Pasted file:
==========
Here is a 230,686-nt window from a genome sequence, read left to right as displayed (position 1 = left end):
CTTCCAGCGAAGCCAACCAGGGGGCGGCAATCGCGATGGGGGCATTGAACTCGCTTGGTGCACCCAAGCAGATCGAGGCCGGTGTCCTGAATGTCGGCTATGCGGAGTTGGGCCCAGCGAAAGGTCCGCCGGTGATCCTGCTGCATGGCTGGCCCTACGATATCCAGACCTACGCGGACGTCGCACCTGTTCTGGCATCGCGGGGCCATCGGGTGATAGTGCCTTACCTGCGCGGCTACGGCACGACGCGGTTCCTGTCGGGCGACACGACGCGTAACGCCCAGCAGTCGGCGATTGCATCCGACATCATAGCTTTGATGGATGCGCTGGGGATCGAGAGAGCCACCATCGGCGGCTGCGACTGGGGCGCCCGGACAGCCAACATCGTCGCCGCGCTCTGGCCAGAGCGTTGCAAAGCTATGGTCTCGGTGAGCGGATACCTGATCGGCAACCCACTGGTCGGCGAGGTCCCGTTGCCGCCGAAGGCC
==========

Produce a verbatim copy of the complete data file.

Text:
Here is a 230,686-nt window from a genome sequence, read left to right as displayed (position 1 = left end):
CTTCCAGCGAAGCCAACCAGGGGGCGGCAATCGCGATGGGGGCATTGAACTCGCTTGGTGCACCCAAGCAGATCGAGGCCGGTGTCCTGAATGTCGGCTATGCGGAGTTGGGCCCAGCGAAAGGTCCGCCGGTGATCCTGCTGCATGGCTGGCCCTACGATATCCAGACCTACGCGGACGTCGCACCTGTTCTGGCATCGCGGGGCCATCGGGTGATAGTGCCTTACCTGCGCGGCTACGGCACGACGCGGTTCCTGTCGGGCGACACGACGCGTAACGCCCAGCAGTCGGCGATTGCATCCGACATCATAGCTTTGATGGATGCGCTGGGGATCGAGAGAGCCACCATCGGCGGCTGCGACTGGGGCGCCCGGACAGCCAACATCGTCGCCGCGCTCTGGCCAGAGCGTTGCAAAGCTATGGTCTCGGTGAGCGGATACCTGATCGGCAACCCACTGGTCGGCGAGGTCCCGTTGCCGCCGAAGGCC